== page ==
- In 2004, the average American CEO at a large company was payed 431 times the pay received by the the average worker at their company.
- In 1980, that ratio was 42 to 1.
- In Japan, in 2004, it was 10 to 1.
But the point is, whether these specific numbers are accurate or not, your reaction to them will tell you where you stand politically.
If you're a liberal, those numbers bother you. A lot. Congratulations! You have a social conscience.
But conservatives, at least the ones I've talked to, are not phased by such numbers. Either they look at you like you just told them that rich people make a lot of money ("Well, duh") or they actively defend the numbers. What's the big deal? Poor people are still making more than they did. It's the "rising tide lifts all boats" theory. If rich people are doing well, it means the economy is doing well. It's better for everyone.
Well, maybe. But if you believe in any kind of fairness, how can you really justify someone making 400 times what other people make? Do they work 400 times harder than their workers? Put in 400 times more hours? Do they need 400 times the income to support their families? Is their personal risk 400 times greater than the workers? Does Jesus love them 400 times more?
Aside from the inherent unfairness of the growing gap between the rich and the poor, there are practical concerns. It's just not sustainable. A strong economy requires a strong middle class. When the gap between the rich and the poor widens, the middle class shrinks. This is bad for everyone: the rich, the poor, and the (shrinking) middle.
Like liberals, there are conservatives in every income bracket. The thing I don't get is why poor and middle class conservatives support policies that only seem to help out their rich compatriots. It's certainly not reciprocal-- the rich ones aren't looking out for the poor & middle class ones.
So why are conservatives so concerned about protecting the rights of rich people? I think it stems from something I call the "lottery mentality." A lot of people in America need to believe that, at any moment, they might strike it rich. Or maybe, through a lifetime of hard work, they will one day become a member of the wealthy elite. There's certainly plenty of anecdotal evidence for this, even if the odds of a typical poor person becoming a member of the wealthy elite are less than getting hit by lightning. But in the slight chance that that might happen, they want to protect their interests.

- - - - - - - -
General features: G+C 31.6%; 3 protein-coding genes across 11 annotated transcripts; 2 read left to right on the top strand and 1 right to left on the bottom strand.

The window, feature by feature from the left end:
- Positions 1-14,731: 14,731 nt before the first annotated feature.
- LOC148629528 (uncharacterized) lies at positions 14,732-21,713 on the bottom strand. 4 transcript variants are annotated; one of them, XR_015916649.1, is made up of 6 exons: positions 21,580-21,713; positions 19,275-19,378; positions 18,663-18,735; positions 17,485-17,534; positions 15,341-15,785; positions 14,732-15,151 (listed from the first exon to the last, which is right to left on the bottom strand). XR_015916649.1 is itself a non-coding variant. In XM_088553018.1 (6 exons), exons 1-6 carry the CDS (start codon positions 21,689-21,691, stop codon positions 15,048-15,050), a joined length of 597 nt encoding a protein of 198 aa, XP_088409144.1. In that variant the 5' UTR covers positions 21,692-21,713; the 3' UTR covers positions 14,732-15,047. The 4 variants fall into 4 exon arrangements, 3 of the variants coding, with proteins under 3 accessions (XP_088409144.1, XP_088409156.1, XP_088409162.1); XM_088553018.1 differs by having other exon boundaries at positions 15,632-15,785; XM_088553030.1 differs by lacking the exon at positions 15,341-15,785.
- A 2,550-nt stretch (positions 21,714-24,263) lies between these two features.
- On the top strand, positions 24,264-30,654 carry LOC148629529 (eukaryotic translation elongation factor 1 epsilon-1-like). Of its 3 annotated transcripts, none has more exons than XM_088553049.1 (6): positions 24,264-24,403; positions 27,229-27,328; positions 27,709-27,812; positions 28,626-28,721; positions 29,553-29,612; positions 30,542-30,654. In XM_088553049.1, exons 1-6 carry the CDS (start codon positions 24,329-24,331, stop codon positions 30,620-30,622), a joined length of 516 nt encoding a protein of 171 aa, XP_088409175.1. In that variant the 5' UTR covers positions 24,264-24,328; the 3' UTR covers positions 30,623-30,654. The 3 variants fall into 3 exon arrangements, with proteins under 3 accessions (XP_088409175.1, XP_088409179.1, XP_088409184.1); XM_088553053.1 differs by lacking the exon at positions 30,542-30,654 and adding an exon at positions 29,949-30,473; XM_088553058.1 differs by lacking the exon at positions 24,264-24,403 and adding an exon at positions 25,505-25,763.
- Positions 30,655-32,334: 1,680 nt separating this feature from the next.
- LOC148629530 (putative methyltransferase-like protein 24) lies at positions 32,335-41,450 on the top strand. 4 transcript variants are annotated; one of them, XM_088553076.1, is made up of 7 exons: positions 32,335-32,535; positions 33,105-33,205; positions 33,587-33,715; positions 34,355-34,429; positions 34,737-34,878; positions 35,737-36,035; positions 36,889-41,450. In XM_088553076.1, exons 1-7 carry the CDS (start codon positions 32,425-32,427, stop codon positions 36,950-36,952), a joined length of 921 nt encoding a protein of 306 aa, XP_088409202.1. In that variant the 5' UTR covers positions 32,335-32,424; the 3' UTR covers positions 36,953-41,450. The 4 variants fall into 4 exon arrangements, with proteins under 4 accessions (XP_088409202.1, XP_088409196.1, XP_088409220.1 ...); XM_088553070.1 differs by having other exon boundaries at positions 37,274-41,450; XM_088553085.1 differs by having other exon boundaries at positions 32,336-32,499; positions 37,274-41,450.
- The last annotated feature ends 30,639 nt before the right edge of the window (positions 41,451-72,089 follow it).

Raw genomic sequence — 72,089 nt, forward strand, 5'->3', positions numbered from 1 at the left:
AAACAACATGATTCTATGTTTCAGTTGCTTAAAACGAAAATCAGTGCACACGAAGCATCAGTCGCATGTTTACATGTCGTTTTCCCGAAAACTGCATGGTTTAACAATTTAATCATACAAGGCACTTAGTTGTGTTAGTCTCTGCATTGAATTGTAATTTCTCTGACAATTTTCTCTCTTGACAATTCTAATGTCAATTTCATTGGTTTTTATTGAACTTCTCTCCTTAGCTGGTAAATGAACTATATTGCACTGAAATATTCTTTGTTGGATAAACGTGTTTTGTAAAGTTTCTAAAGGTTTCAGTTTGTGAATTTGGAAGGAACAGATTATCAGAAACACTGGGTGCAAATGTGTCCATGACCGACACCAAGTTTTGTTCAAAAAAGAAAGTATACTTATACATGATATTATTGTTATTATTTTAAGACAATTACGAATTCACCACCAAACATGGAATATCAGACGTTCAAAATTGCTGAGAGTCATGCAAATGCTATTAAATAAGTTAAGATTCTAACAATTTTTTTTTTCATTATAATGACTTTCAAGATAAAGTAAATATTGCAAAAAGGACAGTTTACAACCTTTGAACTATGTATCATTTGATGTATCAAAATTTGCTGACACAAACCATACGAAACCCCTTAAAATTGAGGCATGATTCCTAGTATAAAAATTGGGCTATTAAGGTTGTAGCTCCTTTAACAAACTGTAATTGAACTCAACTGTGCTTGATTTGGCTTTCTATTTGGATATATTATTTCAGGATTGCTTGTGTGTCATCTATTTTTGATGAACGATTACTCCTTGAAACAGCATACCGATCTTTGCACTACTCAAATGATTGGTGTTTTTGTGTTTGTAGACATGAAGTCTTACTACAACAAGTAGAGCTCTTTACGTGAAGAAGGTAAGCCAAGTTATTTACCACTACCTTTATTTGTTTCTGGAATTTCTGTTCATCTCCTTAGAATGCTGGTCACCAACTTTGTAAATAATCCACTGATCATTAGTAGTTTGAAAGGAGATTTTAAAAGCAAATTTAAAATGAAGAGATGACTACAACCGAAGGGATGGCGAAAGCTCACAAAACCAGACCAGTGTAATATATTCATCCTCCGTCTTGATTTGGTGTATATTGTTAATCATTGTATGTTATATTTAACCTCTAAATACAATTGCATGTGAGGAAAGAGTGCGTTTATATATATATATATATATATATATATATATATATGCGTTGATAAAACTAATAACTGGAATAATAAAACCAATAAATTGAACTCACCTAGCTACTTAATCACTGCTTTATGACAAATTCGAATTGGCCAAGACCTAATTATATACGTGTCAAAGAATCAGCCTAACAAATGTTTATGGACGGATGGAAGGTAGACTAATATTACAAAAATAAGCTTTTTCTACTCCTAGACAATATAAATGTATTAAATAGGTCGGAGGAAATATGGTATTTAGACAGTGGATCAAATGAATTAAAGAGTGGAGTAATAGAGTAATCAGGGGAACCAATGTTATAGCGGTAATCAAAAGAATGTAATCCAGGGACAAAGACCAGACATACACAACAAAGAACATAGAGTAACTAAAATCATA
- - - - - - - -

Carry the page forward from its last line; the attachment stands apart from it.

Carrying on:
This belief in the lottery mentality is so strong that Americans are willing to forgo many social safety nets that exist in every other industrialized country. Their hope for winning the lottery is more important than leading a comfortable, yet modest, middle class existence.
Two examples of this: Back during the 2004 election, I heard many people bashing the Democrats for wanting to increase taxes (or just roll back Bush's tax cuts) on the richest Americans. I heard one person complain thusly: "Kerry and Edwards are already rich, now they want to stop the rest of us from getting rich!"
I don't get how increasing the tax on the wealthiest Americans a few percentage points would prevent you from getting rich. Seriously, the only thing holding you back from unimaginable wealth is having to pay a few extra grand in taxes? Really? Are are you so caught up in the lottery mentality that it personally offends you when a rich person loses more income than you'll ever make in a year?
The Daily Show sent Wyatt Cenac to Sweden a few months ago to report on the "socialist state" there. It appears that the lottery mentality does not exist in Sweden.
|The Daily Show With Jon Stewart||Mon - Thurs 11p / 10c|
|The Stockholm Syndrome Pt. 1|
They show a clip on 50 Cent showing off his huge palace in some American documentary show:
50 CENT: I want to show you my crib.
CENAC: ...the possibilities of capitalism.
50 CENT: [In a huge room with a theater-sized TV.] I be in here watching, you know, kung fu flicks and pornos.
Then Cenac visits Robin, "Sweden's biggest pop star." She lives in what looks like a modest apartment. She has a twin bed set up in a small living room for her mother-in-law.
CENAC: Let's check out the kitchen in Robin's crib. We're checking out—. Is that the biggest TV you have?
ROBIN: Yeah, that's the biggest TV. I only have that one, actually.
CENAC: [Looking at a bunch of bags under the table.] Alright, so somebody's been doing some shopping.
ROBIN: Uh, no, it's my recycling station.
CENAC: Alright. This isn't [bleeped] working. [To camera] No. Cut it, cut it.
CENAC (voiceover): It was shocking. Sweden's pop stars live like our reality show stars.
In the second part of this report, Cenac compares the American lottery mentality to that in Sweden. Our pop stars (50 Cent):
Get Rich or Die Tryin'
Their pop stars (guy from ABBA):
Live Comfortably and Die in a State Hospital
Why are Americans so scared of that message?